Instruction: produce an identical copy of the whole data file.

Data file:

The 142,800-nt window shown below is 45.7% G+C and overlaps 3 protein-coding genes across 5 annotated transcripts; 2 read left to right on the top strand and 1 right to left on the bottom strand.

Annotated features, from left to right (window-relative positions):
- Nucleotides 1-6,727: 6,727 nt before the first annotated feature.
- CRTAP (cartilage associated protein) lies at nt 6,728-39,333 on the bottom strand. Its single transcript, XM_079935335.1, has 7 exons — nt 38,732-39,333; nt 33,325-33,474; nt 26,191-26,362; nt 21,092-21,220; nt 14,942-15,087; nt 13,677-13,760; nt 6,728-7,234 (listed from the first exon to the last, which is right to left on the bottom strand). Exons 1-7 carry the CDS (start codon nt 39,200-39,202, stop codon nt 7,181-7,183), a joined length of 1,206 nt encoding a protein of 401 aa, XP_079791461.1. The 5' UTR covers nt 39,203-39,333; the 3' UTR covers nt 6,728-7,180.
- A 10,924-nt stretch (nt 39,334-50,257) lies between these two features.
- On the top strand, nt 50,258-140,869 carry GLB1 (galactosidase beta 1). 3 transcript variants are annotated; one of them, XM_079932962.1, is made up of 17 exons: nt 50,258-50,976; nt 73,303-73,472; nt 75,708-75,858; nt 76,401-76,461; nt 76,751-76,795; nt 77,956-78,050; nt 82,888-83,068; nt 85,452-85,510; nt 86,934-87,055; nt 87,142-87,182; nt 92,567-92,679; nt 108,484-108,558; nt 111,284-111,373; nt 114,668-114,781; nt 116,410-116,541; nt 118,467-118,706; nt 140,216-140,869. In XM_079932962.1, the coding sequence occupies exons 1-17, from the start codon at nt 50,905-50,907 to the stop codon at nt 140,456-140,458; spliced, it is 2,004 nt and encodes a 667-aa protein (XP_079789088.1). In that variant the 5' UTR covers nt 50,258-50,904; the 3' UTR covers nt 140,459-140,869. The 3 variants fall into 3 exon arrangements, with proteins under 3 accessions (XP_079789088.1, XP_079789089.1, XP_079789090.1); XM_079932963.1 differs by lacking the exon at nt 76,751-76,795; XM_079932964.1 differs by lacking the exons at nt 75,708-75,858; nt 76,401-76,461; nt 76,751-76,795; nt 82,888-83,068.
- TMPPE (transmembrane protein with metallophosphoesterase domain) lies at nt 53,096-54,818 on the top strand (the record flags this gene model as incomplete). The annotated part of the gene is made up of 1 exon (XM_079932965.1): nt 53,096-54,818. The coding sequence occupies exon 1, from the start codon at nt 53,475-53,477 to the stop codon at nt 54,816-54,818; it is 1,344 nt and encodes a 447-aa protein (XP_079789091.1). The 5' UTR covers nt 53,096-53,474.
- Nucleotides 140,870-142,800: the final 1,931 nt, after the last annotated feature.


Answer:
The 142,800-nt window shown below is 45.7% G+C and overlaps 3 protein-coding genes across 5 annotated transcripts; 2 read left to right on the top strand and 1 right to left on the bottom strand.

Annotated features, from left to right (window-relative positions):
- Nucleotides 1-6,727: 6,727 nt before the first annotated feature.
- CRTAP (cartilage associated protein) lies at nt 6,728-39,333 on the bottom strand. Its single transcript, XM_079935335.1, has 7 exons — nt 38,732-39,333; nt 33,325-33,474; nt 26,191-26,362; nt 21,092-21,220; nt 14,942-15,087; nt 13,677-13,760; nt 6,728-7,234 (listed from the first exon to the last, which is right to left on the bottom strand). Exons 1-7 carry the CDS (start codon nt 39,200-39,202, stop codon nt 7,181-7,183), a joined length of 1,206 nt encoding a protein of 401 aa, XP_079791461.1. The 5' UTR covers nt 39,203-39,333; the 3' UTR covers nt 6,728-7,180.
- A 10,924-nt stretch (nt 39,334-50,257) lies between these two features.
- On the top strand, nt 50,258-140,869 carry GLB1 (galactosidase beta 1). 3 transcript variants are annotated; one of them, XM_079932962.1, is made up of 17 exons: nt 50,258-50,976; nt 73,303-73,472; nt 75,708-75,858; nt 76,401-76,461; nt 76,751-76,795; nt 77,956-78,050; nt 82,888-83,068; nt 85,452-85,510; nt 86,934-87,055; nt 87,142-87,182; nt 92,567-92,679; nt 108,484-108,558; nt 111,284-111,373; nt 114,668-114,781; nt 116,410-116,541; nt 118,467-118,706; nt 140,216-140,869. In XM_079932962.1, the coding sequence occupies exons 1-17, from the start codon at nt 50,905-50,907 to the stop codon at nt 140,456-140,458; spliced, it is 2,004 nt and encodes a 667-aa protein (XP_079789088.1). In that variant the 5' UTR covers nt 50,258-50,904; the 3' UTR covers nt 140,459-140,869. The 3 variants fall into 3 exon arrangements, with proteins under 3 accessions (XP_079789088.1, XP_079789089.1, XP_079789090.1); XM_079932963.1 differs by lacking the exon at nt 76,751-76,795; XM_079932964.1 differs by lacking the exons at nt 75,708-75,858; nt 76,401-76,461; nt 76,751-76,795; nt 82,888-83,068.
- TMPPE (transmembrane protein with metallophosphoesterase domain) lies at nt 53,096-54,818 on the top strand (the record flags this gene model as incomplete). The annotated part of the gene is made up of 1 exon (XM_079932965.1): nt 53,096-54,818. The coding sequence occupies exon 1, from the start codon at nt 53,475-53,477 to the stop codon at nt 54,816-54,818; it is 1,344 nt and encodes a 447-aa protein (XP_079789091.1). The 5' UTR covers nt 53,096-53,474.
- Nucleotides 140,870-142,800: the final 1,931 nt, after the last annotated feature.